# Math Challenge - April 2021

• Challenge
• fresh_42
In summary, the conversation discussed the solution for Kepler's law and showed that the period of a planet's orbit can be expressed as T(a) = (pi*a^(3/2))/gamma, where a is the length of the semi-major axis and gamma is a positive constant. The equation was also solved for all values of a and it was determined that the solution is unique due to the constraint given.
fresh_42
Mentor
2023 Award
Summary: Differential Equations, Linear Algebra, Topology, Algebraic Geometry, Number Theory, Functional Analysis, Integrals, Hilbert Spaces, Algebraic Topology, Calculus.1. (solved by @etotheipi ) Let ##T## be a planet's orbital period, ##a## the length of the semi-major axis of its orbit. Then
$$T'(a)=\gamma \sqrt[3]{T(a)}\, , \,T(0)=0$$
with a constant proportional factor ##\gamma >0.## Solve this equation for all ##a\in \mathbb{R}## and determine whether the solution is unique and why.

2. (solved by @Office_Shredder ) Show that the Hadamard (elementwise) product of two positive definite complex matrices is again positive definite.

3. A function ##f\, : \,S^k\longrightarrow X## is called antipodal if it is continuous and ##f(-x)=-f(x)## for all ##x\in S^k## and any topological space ##X\subseteq \mathbb{R}^m.## Show that the following statements are equivalent:

(a) For every antipodal map ##f: S^n\longrightarrow \mathbb{R}^n## there is a point ##x\in S^n## satisfying ##f(x)=0.##
(b) There is no antipodal map ##f: S^n\longrightarrow S^{n-1}.##
(c) There is no continuous mapping ##f : B^n\longrightarrow S^{n-1}## that is antipodal on the boundary.

Assume the conditions hold. Prove Brouwer's fixed point theorem:
Any continuous map ##f : B^n\longrightarrow B^n## has a fixed point.

4. (solved by @Office_Shredder ) Let ##Y## be an affine, complex variety. Prove that ##Y## is irreducible if and only if ##I(Y)## is a prime ideal.

5. Let ##p>5## be a prime number. Show that
$$\left(\dfrac{6}{p}\right) = 1 \Longleftrightarrow p\equiv k \,(24) \text{ with } k\in \{1,5,19,23\}.$$
The parentheses are the Legendre symbol.

6. (solved by @benorin ) Let ## f\in L^2 ( \mathbb{R} ) ## and ## g : \mathbb{R} \longrightarrow \overline{\mathbb{R}} ## be given as
$$g(t):=t\int_\mathbb{R} \chi_{[t,\infty )}(|x|)\exp(-t^2(|x|+1))f(x)\,dx$$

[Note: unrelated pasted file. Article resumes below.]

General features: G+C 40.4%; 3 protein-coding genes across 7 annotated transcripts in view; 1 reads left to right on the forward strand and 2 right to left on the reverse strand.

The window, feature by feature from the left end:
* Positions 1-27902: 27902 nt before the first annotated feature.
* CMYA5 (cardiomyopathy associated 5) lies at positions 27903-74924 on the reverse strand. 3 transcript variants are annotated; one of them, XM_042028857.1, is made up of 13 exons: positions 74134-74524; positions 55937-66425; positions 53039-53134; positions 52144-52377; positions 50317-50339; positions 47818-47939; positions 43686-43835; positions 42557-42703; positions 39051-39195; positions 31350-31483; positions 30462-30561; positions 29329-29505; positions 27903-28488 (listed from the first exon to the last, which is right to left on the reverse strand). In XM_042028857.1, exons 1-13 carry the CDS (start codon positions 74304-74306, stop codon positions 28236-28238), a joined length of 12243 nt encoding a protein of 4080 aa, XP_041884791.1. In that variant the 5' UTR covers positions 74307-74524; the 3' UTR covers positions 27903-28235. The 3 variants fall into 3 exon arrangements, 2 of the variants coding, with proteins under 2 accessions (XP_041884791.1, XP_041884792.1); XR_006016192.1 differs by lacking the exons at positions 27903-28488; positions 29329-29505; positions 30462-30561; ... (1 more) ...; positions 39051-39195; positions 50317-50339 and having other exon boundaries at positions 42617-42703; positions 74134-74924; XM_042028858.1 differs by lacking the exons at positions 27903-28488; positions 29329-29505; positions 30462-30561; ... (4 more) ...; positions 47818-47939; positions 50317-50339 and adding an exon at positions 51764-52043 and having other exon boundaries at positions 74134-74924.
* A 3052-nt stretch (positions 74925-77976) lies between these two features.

Show that ##g\in L^1(\mathbb{R}).##

7.(a) (solved by @etotheipi and @Office_Shredder ) Let ##V## be the pyramid with vertices ##(0,0,1),(0,1,0),(1,0,0)## and ##(0,0,0).## Calculate
$$\int_V \exp(x+y+z) \,dV$$
7.(b) (solved by @graphking and @julian ) ##A\in \operatorname{GL}(d,\mathbb{R}).## Calculate
$$\int_{\mathbb{R}^d}\exp(-\|Ax\|_2^2)\,dx$$

8. (solved by @etotheipi ) Consider the Hilbert space ##L^2([0,1])## and its subspace ##K:=\operatorname{span}_\mathbb{C}\{x,1\}##. Let ##\pi^\perp\, : \,H\longrightarrow K## be the orthogonal projection. Give an explicit formula for ##\pi^\perp## and calculate ##\pi^\perp(e^x).##

9. (solved by @Office_Shredder ) Prove ##\pi_1(S^n;x)=\{e\}## for ##n\geq 2.##

10. (solved by @Office_Shredder ) Let ##U\subseteq \mathbb{R}^{2n}## be an open set and ##f\in C^2(U,\mathbb{R})## a twice continuously differentiable function at a point ##\vec{a}\in U.## Prove that if ##f## has a critical point in ##\vec{a}## and the Hessian matrix ##Hf(\vec{a})## has a negative determinant, then ##f## has neither a local maximum nor a local minimum in ##\vec{a}.##

High Schoolers only (until 26th)

11.
Show that every non-negative real polynomial ##p(x)## can be written as ##p(x)=a(x)^2+b(x)^2## with ##a(x),b(x)\in \mathbb{R}[x].##

12. (solved by @Not anonymous ) Show that all Pythagorean triples ##x^2+y^2=z^2## can be found by
$$(x,y,z)=d\cdot (u^2-v^2,2uv,u^2+v^2) \text{ with }u,v\in \mathbb{N}\, , \,u>v \quad (*)$$
and which are primitive (no common divisor of ##x,y,z##) if and only if ##u,v## are coprime and one is odd and the other one even.

(*) corrected statement

13. (solved by @Not anonymous ) Write
$$\sqrt[8]{2207-\dfrac{1}{2207-\dfrac{1}{2207-\dfrac{1}{2207-\ldots}}}}$$
as ##\dfrac{a+b\sqrt{c}}{d}.##

14. (solved by @Not anonymous ) To each positive integer with ##n^2## decimal digits, we associate the determinant of the matrix obtained by writing
the digits in order across the rows. For example, for ##n =2##, to the integer ##8617## we associate ##\det\left(\begin{bmatrix}
8&6\\1&7 \end{bmatrix}\right)=50.## Find, as a function of ##n##, the sum of all the determinants associated with ##n^2-##digit integers. Leading digits are assumed to be nonzero; for example, for ##n = 2##, there are ##9000## determinants: ##\displaystyle{f(2)=\sum_{1000\leq N\leq 9999}\det(N)}.##

15. (solved by @Not anonymous ) All squares on a chessboard are labeled from ##1## to ##64## in reading order (from left to right, row by row top-down). Then someone places ##8## rooks on the board such that none threatens any other. Let ##S## be the sum of all squares which carry a rook. List all possible values of ##S.##

Last edited:
Not anonymous, Anti Hydrogen and (deleted member)
For 7a, I think it's just\begin{align*} \int_V \mathrm{d}V \, e^x e^y e^z &= \int_0^1 \mathrm{d}z \int_0^{1-z} \mathrm{d}y \int_0^{1-y-z} \mathrm{d}x \, e^x e^y e^z \\ &= \int_0^{1} \mathrm{d}z \int_0^{1-z} \mathrm{d}y \, (e - e^y e^z) \\ &= \int_0^1 \mathrm{d}z \, (e^z - ez) \\ &= \frac{1}{2} e - 1 \end{align*}Also @fresh_42, may I ask what does the notation ##\|Ax\|_2^2## mean?

etotheipi said:
For 7a, I think it's just\begin{align*} \int_V \mathrm{d}V \, e^x e^y e^z &= \int_0^1 \mathrm{d}z \int_0^{1-z} \mathrm{d}y \int_0^{1-y-z} \mathrm{d}x \, e^x e^y e^z \\ &= \int_0^{1} \mathrm{d}z \int_0^{1-z} \mathrm{d}y \, (e - e^y e^z) \\ &= \int_0^1 \mathrm{d}z \, (e^z - ez) \\ &= \frac{1}{2} e - 1 \end{align*}Also @fresh_42, may I ask what does the notation ##\|Ax\|_2^2## mean?
The ##2-##norm (Euclidean norm) squared.

etotheipi